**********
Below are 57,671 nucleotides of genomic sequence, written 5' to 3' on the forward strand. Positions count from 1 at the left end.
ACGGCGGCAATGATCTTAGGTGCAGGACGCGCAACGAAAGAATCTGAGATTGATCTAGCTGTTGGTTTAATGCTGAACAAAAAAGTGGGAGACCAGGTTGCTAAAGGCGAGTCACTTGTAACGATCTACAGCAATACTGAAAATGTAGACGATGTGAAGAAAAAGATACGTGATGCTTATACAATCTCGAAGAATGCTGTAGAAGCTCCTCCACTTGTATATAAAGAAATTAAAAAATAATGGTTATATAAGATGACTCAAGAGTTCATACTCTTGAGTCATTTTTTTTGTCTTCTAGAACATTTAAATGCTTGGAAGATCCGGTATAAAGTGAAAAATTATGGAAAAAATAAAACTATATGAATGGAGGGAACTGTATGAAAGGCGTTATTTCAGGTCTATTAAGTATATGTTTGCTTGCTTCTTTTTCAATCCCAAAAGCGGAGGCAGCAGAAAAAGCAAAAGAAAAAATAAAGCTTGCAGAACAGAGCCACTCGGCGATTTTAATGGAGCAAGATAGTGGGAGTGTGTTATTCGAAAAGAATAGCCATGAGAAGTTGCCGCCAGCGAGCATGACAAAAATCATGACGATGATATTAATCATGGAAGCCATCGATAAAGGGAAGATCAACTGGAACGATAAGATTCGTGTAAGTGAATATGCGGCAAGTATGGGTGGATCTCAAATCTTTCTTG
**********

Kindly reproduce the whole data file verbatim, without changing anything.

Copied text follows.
Below are 57,671 nucleotides of genomic sequence, written 5' to 3' on the forward strand. Positions count from 1 at the left end.
ACGGCGGCAATGATCTTAGGTGCAGGACGCGCAACGAAAGAATCTGAGATTGATCTAGCTGTTGGTTTAATGCTGAACAAAAAAGTGGGAGACCAGGTTGCTAAAGGCGAGTCACTTGTAACGATCTACAGCAATACTGAAAATGTAGACGATGTGAAGAAAAAGATACGTGATGCTTATACAATCTCGAAGAATGCTGTAGAAGCTCCTCCACTTGTATATAAAGAAATTAAAAAATAATGGTTATATAAGATGACTCAAGAGTTCATACTCTTGAGTCATTTTTTTTGTCTTCTAGAACATTTAAATGCTTGGAAGATCCGGTATAAAGTGAAAAATTATGGAAAAAATAAAACTATATGAATGGAGGGAACTGTATGAAAGGCGTTATTTCAGGTCTATTAAGTATATGTTTGCTTGCTTCTTTTTCAATCCCAAAAGCGGAGGCAGCAGAAAAAGCAAAAGAAAAAATAAAGCTTGCAGAACAGAGCCACTCGGCGATTTTAATGGAGCAAGATAGTGGGAGTGTGTTATTCGAAAAGAATAGCCATGAGAAGTTGCCGCCAGCGAGCATGACAAAAATCATGACGATGATATTAATCATGGAAGCCATCGATAAAGGGAAGATCAACTGGAACGATAAGATTCGTGTAAGTGAATATGCGGCAAGTATGGGTGGATCTCAAATCTTTCTTG